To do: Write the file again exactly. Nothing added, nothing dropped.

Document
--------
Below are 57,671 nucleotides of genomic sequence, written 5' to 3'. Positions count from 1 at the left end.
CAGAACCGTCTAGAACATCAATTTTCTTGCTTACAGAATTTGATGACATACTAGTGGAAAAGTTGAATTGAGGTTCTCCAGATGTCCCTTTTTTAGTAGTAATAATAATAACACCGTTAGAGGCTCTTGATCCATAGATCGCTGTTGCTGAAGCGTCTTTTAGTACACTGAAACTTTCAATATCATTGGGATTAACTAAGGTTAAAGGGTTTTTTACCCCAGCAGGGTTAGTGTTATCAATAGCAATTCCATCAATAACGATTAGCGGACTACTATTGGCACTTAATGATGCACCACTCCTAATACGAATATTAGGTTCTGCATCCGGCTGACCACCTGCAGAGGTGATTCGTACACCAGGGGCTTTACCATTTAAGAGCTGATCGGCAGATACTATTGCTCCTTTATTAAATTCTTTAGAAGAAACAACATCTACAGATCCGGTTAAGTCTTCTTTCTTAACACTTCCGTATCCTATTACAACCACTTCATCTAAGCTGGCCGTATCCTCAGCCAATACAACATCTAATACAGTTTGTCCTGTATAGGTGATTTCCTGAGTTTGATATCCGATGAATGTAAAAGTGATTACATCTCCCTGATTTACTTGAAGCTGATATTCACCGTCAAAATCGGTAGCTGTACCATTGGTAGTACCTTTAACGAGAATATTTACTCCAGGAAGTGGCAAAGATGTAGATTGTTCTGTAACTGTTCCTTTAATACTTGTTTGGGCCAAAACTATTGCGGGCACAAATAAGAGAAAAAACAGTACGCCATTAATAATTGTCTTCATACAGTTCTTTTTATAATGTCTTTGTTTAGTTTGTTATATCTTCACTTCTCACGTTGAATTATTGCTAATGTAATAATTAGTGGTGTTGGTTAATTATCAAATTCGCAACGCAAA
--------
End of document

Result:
Below are 57,671 nucleotides of genomic sequence, written 5' to 3'. Positions count from 1 at the left end.
CAGAACCGTCTAGAACATCAATTTTCTTGCTTACAGAATTTGATGACATACTAGTGGAAAAGTTGAATTGAGGTTCTCCAGATGTCCCTTTTTTAGTAGTAATAATAATAACACCGTTAGAGGCTCTTGATCCATAGATCGCTGTTGCTGAAGCGTCTTTTAGTACACTGAAACTTTCAATATCATTGGGATTAACTAAGGTTAAAGGGTTTTTTACCCCAGCAGGGTTAGTGTTATCAATAGCAATTCCATCAATAACGATTAGCGGACTACTATTGGCACTTAATGATGCACCACTCCTAATACGAATATTAGGTTCTGCATCCGGCTGACCACCTGCAGAGGTGATTCGTACACCAGGGGCTTTACCATTTAAGAGCTGATCGGCAGATACTATTGCTCCTTTATTAAATTCTTTAGAAGAAACAACATCTACAGATCCGGTTAAGTCTTCTTTCTTAACACTTCCGTATCCTATTACAACCACTTCATCTAAGCTGGCCGTATCCTCAGCCAATACAACATCTAATACAGTTTGTCCTGTATAGGTGATTTCCTGAGTTTGATATCCGATGAATGTAAAAGTGATTACATCTCCCTGATTTACTTGAAGCTGATATTCACCGTCAAAATCGGTAGCTGTACCATTGGTAGTACCTTTAACGAGAATATTTACTCCAGGAAGTGGCAAAGATGTAGATTGTTCTGTAACTGTTCCTTTAATACTTGTTTGGGCCAAAACTATTGCGGGCACAAATAAGAGAAAAAACAGTACGCCATTAATAATTGTCTTCATACAGTTCTTTTTATAATGTCTTTGTTTAGTTTGTTATATCTTCACTTCTCACGTTGAATTATTGCTAATGTAATAATTAGTGGTGTTGGTTAATTATCAAATTCGCAACGCAAA